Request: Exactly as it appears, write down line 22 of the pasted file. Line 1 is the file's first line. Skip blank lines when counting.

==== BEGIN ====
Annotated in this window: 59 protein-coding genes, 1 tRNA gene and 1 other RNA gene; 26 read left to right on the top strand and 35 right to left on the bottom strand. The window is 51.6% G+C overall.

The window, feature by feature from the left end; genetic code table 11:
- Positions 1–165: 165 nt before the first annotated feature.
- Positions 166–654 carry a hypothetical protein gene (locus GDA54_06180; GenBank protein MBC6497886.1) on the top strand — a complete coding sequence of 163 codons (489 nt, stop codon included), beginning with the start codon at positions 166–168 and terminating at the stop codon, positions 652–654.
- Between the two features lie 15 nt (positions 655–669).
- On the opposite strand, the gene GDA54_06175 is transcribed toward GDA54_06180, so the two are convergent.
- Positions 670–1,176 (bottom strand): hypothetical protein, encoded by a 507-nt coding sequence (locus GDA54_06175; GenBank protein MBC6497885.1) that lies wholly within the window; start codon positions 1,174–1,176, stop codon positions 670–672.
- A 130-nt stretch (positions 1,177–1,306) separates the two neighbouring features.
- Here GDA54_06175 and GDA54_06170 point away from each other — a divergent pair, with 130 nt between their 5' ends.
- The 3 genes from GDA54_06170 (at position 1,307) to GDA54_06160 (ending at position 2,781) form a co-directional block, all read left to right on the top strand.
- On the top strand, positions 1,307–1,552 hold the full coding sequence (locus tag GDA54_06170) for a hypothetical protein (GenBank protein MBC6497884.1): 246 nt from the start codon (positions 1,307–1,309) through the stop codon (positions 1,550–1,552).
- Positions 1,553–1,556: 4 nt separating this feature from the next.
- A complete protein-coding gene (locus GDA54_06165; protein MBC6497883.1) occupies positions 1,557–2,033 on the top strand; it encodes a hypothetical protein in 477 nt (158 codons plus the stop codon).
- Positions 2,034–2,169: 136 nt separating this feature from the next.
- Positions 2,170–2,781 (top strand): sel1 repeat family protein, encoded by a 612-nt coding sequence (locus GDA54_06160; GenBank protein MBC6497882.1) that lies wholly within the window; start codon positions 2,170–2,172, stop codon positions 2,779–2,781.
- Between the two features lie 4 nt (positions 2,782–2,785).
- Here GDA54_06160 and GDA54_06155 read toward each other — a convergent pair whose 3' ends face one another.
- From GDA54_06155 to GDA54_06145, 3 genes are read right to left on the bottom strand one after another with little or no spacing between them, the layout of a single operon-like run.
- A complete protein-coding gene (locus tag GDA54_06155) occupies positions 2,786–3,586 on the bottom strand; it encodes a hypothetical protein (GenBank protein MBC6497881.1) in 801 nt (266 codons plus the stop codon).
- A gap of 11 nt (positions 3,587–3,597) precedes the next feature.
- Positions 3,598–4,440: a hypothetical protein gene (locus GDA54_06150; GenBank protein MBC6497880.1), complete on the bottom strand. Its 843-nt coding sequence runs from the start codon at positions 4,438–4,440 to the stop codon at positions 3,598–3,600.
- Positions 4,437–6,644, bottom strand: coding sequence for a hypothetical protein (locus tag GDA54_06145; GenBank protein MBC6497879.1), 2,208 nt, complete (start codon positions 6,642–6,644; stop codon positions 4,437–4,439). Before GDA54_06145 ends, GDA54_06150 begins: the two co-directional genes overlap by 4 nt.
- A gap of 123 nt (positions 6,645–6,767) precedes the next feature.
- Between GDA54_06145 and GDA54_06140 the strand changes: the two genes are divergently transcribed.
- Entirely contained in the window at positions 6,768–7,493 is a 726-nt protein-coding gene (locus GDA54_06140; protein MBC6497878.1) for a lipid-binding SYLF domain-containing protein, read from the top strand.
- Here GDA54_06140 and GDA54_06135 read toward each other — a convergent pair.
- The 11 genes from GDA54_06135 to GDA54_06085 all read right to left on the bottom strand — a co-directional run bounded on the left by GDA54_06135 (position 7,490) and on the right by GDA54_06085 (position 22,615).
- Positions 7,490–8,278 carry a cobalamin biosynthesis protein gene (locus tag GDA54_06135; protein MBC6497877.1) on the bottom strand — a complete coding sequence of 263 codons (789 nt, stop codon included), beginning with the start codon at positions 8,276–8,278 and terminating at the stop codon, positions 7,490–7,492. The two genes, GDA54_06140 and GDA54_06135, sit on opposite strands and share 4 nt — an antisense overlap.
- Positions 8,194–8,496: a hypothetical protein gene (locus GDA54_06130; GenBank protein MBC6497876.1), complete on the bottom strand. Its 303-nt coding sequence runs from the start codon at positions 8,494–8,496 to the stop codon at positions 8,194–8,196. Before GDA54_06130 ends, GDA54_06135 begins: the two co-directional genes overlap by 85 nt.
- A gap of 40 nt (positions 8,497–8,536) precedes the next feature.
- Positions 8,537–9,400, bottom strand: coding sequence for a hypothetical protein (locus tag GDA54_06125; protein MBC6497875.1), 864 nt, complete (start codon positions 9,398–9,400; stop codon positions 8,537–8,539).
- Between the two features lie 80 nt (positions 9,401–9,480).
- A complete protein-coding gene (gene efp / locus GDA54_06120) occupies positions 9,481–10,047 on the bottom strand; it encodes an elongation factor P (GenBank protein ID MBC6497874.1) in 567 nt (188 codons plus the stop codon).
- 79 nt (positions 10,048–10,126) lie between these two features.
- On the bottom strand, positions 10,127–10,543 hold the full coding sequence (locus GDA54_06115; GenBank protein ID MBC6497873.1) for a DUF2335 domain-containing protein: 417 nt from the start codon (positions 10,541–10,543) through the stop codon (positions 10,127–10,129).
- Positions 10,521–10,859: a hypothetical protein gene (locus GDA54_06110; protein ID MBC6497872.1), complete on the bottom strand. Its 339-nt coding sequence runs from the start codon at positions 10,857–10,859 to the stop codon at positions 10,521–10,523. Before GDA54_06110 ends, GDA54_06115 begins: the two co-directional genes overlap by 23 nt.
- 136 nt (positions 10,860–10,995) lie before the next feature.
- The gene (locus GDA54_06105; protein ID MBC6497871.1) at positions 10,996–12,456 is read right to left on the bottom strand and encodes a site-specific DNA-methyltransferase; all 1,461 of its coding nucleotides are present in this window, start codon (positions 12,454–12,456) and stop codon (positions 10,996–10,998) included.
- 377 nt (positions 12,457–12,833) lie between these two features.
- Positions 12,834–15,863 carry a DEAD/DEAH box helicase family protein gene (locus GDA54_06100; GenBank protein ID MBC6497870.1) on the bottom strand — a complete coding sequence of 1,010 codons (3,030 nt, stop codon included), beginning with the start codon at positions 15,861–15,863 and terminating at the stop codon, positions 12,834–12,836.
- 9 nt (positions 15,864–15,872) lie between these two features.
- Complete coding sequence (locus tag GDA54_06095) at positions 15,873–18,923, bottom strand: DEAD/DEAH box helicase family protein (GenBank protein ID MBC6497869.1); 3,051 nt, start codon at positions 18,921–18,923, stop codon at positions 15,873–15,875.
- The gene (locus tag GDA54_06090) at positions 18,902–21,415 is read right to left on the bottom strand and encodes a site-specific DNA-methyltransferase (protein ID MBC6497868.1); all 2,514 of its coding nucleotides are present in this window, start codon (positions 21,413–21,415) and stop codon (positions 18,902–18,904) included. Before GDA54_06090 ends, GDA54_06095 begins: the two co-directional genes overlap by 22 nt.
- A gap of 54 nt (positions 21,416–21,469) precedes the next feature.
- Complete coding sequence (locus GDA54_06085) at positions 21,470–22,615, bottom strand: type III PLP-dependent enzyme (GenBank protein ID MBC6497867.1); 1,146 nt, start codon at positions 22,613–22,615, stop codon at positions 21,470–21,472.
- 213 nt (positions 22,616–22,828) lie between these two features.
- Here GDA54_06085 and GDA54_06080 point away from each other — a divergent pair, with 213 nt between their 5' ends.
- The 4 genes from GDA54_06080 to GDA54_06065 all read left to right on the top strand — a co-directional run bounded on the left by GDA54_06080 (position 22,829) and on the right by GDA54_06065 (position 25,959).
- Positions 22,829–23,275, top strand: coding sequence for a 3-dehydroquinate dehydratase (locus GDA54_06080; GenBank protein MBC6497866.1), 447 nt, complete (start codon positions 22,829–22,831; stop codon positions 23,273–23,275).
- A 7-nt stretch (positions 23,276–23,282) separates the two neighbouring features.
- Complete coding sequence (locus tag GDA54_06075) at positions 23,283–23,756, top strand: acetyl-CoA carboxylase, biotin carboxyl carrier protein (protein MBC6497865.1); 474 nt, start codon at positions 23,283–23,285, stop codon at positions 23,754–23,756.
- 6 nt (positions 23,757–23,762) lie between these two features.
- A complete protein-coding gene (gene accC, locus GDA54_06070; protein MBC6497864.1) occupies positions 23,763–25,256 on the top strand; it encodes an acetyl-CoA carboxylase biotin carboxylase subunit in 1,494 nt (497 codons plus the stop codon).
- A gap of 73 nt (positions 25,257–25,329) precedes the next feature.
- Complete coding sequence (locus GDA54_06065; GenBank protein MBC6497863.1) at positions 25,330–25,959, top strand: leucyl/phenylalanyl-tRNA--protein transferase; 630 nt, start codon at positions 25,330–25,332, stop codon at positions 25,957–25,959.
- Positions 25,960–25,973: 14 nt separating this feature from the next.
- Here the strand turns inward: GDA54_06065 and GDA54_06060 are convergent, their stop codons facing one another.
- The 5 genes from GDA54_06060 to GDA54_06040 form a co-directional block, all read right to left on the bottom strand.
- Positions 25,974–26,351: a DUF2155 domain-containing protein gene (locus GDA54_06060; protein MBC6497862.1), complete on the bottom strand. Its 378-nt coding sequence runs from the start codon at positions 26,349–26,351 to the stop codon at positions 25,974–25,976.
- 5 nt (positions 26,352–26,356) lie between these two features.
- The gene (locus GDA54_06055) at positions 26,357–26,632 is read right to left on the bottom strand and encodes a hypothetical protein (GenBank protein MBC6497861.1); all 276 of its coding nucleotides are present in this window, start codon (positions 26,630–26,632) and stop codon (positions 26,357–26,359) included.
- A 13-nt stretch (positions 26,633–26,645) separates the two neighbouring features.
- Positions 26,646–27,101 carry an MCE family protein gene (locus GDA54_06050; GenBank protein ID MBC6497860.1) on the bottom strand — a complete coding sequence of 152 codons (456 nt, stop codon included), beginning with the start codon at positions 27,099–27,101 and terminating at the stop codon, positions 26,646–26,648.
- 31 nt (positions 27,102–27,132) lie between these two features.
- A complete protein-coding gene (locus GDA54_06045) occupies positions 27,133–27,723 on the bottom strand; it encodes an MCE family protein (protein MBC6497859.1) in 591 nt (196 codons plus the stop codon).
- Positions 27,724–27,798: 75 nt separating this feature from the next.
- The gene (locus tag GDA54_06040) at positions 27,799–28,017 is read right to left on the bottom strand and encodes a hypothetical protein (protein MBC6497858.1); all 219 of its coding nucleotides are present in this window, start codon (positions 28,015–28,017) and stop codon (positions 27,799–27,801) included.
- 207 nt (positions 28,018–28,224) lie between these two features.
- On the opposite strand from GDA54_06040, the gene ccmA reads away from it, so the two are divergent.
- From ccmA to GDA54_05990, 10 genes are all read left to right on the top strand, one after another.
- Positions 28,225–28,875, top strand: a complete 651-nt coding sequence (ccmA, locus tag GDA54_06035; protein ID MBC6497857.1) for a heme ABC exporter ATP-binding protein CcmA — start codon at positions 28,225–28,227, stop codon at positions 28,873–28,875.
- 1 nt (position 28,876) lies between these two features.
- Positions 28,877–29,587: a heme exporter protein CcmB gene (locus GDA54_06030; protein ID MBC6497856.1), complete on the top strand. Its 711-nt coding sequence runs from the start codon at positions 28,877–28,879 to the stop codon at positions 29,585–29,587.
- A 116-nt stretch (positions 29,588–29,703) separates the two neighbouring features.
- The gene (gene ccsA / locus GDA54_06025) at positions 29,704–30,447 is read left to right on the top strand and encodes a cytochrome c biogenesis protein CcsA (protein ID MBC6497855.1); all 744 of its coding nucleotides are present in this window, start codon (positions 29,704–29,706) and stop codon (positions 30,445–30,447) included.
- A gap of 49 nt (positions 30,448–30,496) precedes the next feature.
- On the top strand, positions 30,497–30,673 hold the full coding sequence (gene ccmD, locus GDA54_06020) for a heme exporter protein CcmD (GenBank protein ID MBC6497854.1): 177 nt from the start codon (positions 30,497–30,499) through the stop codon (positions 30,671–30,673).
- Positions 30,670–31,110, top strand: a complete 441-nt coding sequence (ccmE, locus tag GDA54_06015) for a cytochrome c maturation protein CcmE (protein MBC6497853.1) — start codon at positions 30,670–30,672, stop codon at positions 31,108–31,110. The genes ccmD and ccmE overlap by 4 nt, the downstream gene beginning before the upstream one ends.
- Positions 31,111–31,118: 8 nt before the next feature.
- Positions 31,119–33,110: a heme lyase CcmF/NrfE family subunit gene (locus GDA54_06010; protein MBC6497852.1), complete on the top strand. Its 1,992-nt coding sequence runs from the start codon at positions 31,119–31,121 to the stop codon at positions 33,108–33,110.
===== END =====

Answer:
- Positions 4,437–6,644, bottom strand: coding sequence for a hypothetical protein (locus tag GDA54_06145; GenBank protein MBC6497879.1), 2,208 nt, complete (start codon positions 6,642–6,644; stop codon positions 4,437–4,439). Before GDA54_06145 ends, GDA54_06150 begins: the two co-directional genes overlap by 4 nt.